Champ fails drug test thanks to his dopey friends

Click to follow
The Independent Online
ROSS REBAGLIATI feared yesterday that he might become the first Olympic champion to lose his title through passive smoking.

The 26-year-old Canadian was appealing against the decision to strip him of the snowboarding gold medal he won at the Winter Games here on Sunday after testing positive for marijuana.

Rebagliati claims it was his environment which was to blame for the illegal levels detected in his urine - specifically, a house full of friends who smoked dope at his Olympic going-away party. Michael Wood, the Canadian's snowboard team manager, said: "Ross has told me straight up that everyone he knows and associates with is a user."

Rebagliati added that all his housemates - whom he had last seen at the party on 31 January - regularly used marijuana.

However, the man who claimed snowboarding's first-ever Olympic title maintains that he has not used marijuana himself since April of last year. His position, it seems, is an inverted model of Bill Clinton's - he inhaled, but he did not smoke.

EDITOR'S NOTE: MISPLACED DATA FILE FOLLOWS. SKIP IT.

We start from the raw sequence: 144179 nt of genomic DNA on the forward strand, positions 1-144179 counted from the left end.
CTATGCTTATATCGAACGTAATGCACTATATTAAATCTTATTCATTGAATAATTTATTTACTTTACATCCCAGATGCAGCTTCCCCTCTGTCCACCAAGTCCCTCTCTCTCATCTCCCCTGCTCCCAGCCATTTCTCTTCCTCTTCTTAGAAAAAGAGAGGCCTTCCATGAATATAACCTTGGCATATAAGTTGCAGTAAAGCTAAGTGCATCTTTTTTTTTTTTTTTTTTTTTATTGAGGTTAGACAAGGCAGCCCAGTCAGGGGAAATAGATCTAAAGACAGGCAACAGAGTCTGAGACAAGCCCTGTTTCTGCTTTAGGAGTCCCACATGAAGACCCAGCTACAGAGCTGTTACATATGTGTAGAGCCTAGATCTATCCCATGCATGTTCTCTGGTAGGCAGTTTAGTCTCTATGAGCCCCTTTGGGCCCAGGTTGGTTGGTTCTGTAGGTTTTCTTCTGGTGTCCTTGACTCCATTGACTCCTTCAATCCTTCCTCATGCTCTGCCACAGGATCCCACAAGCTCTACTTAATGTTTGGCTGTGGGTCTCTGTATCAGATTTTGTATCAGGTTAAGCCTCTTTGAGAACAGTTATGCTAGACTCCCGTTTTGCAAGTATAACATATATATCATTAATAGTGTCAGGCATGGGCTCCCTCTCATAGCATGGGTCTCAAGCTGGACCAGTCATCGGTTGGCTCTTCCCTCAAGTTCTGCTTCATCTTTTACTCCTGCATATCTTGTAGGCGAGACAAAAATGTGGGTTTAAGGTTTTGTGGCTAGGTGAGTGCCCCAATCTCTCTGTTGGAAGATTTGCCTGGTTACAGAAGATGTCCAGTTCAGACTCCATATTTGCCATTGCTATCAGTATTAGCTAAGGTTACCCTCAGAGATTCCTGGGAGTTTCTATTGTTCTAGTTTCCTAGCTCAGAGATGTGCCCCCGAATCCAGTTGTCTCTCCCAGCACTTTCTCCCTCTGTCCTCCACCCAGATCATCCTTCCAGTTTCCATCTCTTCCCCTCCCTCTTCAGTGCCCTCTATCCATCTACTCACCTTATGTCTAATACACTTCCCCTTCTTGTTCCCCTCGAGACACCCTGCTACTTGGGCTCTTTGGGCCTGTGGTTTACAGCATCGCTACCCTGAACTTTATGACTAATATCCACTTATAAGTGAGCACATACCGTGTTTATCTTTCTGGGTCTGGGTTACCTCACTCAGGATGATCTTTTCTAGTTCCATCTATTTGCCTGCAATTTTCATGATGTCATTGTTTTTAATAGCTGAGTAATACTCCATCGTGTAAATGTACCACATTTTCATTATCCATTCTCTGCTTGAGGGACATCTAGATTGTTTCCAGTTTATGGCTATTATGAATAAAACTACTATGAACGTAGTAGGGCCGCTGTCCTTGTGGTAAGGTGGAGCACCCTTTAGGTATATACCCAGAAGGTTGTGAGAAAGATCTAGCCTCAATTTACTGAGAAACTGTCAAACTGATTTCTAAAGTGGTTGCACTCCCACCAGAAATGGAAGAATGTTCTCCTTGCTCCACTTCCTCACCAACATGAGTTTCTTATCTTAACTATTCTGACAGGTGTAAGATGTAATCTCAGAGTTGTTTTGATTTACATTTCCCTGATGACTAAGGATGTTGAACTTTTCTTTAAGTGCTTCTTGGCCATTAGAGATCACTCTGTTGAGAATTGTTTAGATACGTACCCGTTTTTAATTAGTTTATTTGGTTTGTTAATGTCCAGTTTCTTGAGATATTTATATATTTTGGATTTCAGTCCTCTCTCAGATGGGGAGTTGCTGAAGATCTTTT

Marijuana is on the International Olympic Committee's list of banned drugs because it is said to convey the wrong image, rather than because it is performance-enhancing. Alcohol is also banned.

The International Ski Federation, anticipating the defence that Rebagliati has put forward, allows for a low level of marijuana (which the Canadian just exceeded), but the Olympic authorities forbid the drug altogether.

This latest Olympic embarrassment has brought a knowing smile to the faces of those who follow snowboarding - a wild child of a sport which has been embraced by an Olympic movement eager for its youthful attraction. Since it originated as a snowbound version of surfing in the United States in the late 1960s snowboarding has embraced the watery sport's alternative culture - which includes widespread recreational drug use.

The IOC's executive board agreed, albeit by a 3-2 margin with two abstentions, that Rebagliati had taken the central tenet of of the Olympic motto - faster, higher, stronger - too literally. And that may not be the end of Rebagliati's problems. Japan's drug laws are notoriously strict and Nagano police said yesterday they were planning to interview him over the matter.

Sport, page 30

Comments